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Wednesday, October 25, 2006

Dog Bite Dog shocks its audience with a brutality rarely seen in Hong Kong cinema. The exorbitant violence, a necessary evil for survival in Dog Bite Dog, ensures the film a cult following. Acclaimed director Soi Cheang (Home Sweet Home) departs from frightening thrillers for this stunning piece. Edison Chen (Infernal Affairs II) and Sam Lee reunite after Gen-Y Cops, delivering breakthrough performances as a merciless assassin and a mentally unstable cop, respectively. The normal struggle between a cop and an assassin takes place in a surprisingly nihilistic world, creating enormous cinematic tension and a relentlessly pessimistic mood. Visually and thematically unique among Hong Kong films, Dog Bite Dog is a must-see for those interested in alternative cinema.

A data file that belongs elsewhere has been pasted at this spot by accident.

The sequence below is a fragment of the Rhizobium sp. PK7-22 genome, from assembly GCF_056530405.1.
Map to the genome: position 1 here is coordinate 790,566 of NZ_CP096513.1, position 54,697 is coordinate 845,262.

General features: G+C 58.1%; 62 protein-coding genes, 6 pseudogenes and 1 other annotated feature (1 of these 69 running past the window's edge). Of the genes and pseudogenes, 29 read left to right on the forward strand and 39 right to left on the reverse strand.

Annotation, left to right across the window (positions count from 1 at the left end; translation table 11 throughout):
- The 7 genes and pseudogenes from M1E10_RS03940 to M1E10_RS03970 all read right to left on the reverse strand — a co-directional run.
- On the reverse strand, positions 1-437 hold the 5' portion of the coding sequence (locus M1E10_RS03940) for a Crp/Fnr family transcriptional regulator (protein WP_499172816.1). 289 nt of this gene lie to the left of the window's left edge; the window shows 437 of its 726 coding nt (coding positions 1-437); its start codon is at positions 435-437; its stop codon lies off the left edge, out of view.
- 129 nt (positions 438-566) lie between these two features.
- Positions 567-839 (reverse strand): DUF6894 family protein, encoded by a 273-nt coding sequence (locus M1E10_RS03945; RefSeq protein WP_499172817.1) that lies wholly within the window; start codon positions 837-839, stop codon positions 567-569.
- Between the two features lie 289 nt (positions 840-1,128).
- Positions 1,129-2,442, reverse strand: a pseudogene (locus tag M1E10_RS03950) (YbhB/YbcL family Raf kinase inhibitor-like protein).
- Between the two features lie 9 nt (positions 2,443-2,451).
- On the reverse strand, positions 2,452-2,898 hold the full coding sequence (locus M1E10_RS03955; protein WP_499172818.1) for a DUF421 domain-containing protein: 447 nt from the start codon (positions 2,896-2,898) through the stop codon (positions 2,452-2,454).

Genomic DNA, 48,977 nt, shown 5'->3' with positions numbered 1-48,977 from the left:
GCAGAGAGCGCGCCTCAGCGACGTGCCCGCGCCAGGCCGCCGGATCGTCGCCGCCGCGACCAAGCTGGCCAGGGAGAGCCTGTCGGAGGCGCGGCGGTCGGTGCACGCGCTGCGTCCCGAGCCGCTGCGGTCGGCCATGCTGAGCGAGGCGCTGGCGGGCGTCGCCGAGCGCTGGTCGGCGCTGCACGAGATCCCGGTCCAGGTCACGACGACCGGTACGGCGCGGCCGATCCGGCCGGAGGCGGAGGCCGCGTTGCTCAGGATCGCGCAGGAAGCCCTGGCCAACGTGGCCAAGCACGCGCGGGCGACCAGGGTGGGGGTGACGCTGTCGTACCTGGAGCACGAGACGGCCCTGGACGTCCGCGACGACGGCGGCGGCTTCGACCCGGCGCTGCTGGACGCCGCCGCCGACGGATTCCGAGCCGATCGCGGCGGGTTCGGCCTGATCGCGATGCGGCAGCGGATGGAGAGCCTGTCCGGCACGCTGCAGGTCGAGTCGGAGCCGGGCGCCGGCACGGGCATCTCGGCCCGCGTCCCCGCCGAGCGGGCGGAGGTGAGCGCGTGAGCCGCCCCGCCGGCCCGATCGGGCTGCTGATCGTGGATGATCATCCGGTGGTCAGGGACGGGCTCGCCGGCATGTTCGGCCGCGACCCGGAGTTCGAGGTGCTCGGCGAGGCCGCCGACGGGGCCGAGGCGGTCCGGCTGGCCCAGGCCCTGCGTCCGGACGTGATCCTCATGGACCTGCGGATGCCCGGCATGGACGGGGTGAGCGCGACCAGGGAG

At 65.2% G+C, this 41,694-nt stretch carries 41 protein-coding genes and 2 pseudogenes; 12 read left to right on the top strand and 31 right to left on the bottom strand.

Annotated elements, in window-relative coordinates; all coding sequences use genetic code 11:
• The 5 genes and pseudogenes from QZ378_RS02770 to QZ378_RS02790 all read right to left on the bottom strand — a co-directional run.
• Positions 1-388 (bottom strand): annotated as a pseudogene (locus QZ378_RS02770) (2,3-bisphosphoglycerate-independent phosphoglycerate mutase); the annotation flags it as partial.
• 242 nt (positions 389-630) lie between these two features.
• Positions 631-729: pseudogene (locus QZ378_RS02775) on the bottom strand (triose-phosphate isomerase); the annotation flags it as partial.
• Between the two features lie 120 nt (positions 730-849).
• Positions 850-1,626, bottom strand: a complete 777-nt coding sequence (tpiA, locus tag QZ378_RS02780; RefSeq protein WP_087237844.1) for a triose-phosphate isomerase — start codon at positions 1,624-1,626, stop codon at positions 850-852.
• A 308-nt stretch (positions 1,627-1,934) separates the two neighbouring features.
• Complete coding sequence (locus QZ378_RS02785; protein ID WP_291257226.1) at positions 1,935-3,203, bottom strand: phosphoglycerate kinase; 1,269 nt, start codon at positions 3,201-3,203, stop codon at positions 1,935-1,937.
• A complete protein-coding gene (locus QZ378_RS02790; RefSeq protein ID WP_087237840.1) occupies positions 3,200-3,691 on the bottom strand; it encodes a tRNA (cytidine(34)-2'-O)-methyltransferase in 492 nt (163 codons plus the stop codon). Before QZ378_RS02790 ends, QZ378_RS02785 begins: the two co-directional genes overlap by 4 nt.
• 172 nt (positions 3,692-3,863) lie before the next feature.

Edison Chen gives up his usual Prince Charming roles in this film without heroes. With yellow-dyed hair and tanned skin, he plays Pang Jr., a Cambodian hitman accustomed to cruelty since childhood. He arrives in Hong Kong to kill a judge's wife, but ends up abandoned in this unfamiliar city, shooting at whoever crosses his way. Sam Lee, known more for comedic characters in recent years, takes up the challenging role of Wai, a cop with an extreme personality. His anger explodes when Pang Jr. kills his colleagues one by one, and he becomes as inhumane as his opponent. Sichuanese actress Pei Wei Ying, best known for appearing in a cell phone commercial opposite Jay Chou a few years ago, plays the assassin's newfound girlfriend. Her appearance signifies the only humanity that remains in the merciless hitman. Veteran television actor Lam Ka Wah returns as the cop's father, and Eddie Cheung and Lam Suet from Election round out the cast as police officers.

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